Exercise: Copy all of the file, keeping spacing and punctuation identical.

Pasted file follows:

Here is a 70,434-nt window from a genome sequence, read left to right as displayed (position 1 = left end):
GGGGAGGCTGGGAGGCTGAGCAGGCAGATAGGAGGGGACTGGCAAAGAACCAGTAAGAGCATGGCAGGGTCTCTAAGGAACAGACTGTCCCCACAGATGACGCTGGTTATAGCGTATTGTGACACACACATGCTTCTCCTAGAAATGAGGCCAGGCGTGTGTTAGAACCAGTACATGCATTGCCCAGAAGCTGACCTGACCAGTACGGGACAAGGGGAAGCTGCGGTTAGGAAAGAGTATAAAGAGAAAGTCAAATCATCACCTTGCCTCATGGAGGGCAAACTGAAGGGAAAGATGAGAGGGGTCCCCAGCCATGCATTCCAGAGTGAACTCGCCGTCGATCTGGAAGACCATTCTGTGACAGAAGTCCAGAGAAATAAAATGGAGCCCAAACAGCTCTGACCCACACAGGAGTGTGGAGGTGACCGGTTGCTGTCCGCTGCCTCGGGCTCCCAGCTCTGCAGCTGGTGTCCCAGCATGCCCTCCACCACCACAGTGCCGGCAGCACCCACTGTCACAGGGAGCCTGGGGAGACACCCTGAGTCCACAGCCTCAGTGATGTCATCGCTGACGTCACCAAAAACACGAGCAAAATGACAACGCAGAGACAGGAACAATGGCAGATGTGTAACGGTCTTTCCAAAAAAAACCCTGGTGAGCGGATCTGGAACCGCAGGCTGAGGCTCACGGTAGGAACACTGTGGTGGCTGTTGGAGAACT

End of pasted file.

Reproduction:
Here is a 70,434-nt window from a genome sequence, read left to right as displayed (position 1 = left end):
GGGGAGGCTGGGAGGCTGAGCAGGCAGATAGGAGGGGACTGGCAAAGAACCAGTAAGAGCATGGCAGGGTCTCTAAGGAACAGACTGTCCCCACAGATGACGCTGGTTATAGCGTATTGTGACACACACATGCTTCTCCTAGAAATGAGGCCAGGCGTGTGTTAGAACCAGTACATGCATTGCCCAGAAGCTGACCTGACCAGTACGGGACAAGGGGAAGCTGCGGTTAGGAAAGAGTATAAAGAGAAAGTCAAATCATCACCTTGCCTCATGGAGGGCAAACTGAAGGGAAAGATGAGAGGGGTCCCCAGCCATGCATTCCAGAGTGAACTCGCCGTCGATCTGGAAGACCATTCTGTGACAGAAGTCCAGAGAAATAAAATGGAGCCCAAACAGCTCTGACCCACACAGGAGTGTGGAGGTGACCGGTTGCTGTCCGCTGCCTCGGGCTCCCAGCTCTGCAGCTGGTGTCCCAGCATGCCCTCCACCACCACAGTGCCGGCAGCACCCACTGTCACAGGGAGCCTGGGGAGACACCCTGAGTCCACAGCCTCAGTGATGTCATCGCTGACGTCACCAAAAACACGAGCAAAATGACAACGCAGAGACAGGAACAATGGCAGATGTGTAACGGTCTTTCCAAAAAAAACCCTGGTGAGCGGATCTGGAACCGCAGGCTGAGGCTCACGGTAGGAACACTGTGGTGGCTGTTGGAGAACT